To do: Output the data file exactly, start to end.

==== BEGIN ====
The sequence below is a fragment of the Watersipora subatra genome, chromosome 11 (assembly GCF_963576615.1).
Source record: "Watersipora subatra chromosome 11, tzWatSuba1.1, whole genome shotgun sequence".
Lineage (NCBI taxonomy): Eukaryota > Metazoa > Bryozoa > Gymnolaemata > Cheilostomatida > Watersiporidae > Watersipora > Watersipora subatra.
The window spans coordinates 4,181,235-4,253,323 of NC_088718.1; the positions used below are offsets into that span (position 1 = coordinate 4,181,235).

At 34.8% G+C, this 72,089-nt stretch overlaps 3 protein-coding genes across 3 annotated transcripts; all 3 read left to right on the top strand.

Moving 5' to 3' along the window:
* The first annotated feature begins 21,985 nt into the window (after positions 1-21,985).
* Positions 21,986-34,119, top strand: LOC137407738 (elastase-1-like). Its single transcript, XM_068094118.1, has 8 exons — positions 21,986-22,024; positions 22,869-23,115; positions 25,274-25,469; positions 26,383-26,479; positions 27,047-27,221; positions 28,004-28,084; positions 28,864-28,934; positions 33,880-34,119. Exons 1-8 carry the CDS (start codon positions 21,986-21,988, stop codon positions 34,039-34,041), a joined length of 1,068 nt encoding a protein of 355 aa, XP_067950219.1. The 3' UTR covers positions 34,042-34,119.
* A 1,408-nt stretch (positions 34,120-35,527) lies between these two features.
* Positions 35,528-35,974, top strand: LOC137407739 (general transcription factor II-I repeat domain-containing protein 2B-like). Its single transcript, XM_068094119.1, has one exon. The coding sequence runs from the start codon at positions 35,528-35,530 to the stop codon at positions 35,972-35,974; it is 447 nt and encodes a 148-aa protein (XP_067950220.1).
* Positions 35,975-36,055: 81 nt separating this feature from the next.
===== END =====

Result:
The sequence below is a fragment of the Watersipora subatra genome, chromosome 11 (assembly GCF_963576615.1).
Source record: "Watersipora subatra chromosome 11, tzWatSuba1.1, whole genome shotgun sequence".
Lineage (NCBI taxonomy): Eukaryota > Metazoa > Bryozoa > Gymnolaemata > Cheilostomatida > Watersiporidae > Watersipora > Watersipora subatra.
The window spans coordinates 4,181,235-4,253,323 of NC_088718.1; the positions used below are offsets into that span (position 1 = coordinate 4,181,235).

At 34.8% G+C, this 72,089-nt stretch overlaps 3 protein-coding genes across 3 annotated transcripts; all 3 read left to right on the top strand.

Moving 5' to 3' along the window:
* The first annotated feature begins 21,985 nt into the window (after positions 1-21,985).
* Positions 21,986-34,119, top strand: LOC137407738 (elastase-1-like). Its single transcript, XM_068094118.1, has 8 exons — positions 21,986-22,024; positions 22,869-23,115; positions 25,274-25,469; positions 26,383-26,479; positions 27,047-27,221; positions 28,004-28,084; positions 28,864-28,934; positions 33,880-34,119. Exons 1-8 carry the CDS (start codon positions 21,986-21,988, stop codon positions 34,039-34,041), a joined length of 1,068 nt encoding a protein of 355 aa, XP_067950219.1. The 3' UTR covers positions 34,042-34,119.
* A 1,408-nt stretch (positions 34,120-35,527) lies between these two features.
* Positions 35,528-35,974, top strand: LOC137407739 (general transcription factor II-I repeat domain-containing protein 2B-like). Its single transcript, XM_068094119.1, has one exon. The coding sequence runs from the start codon at positions 35,528-35,530 to the stop codon at positions 35,972-35,974; it is 447 nt and encodes a 148-aa protein (XP_067950220.1).
* Positions 35,975-36,055: 81 nt separating this feature from the next.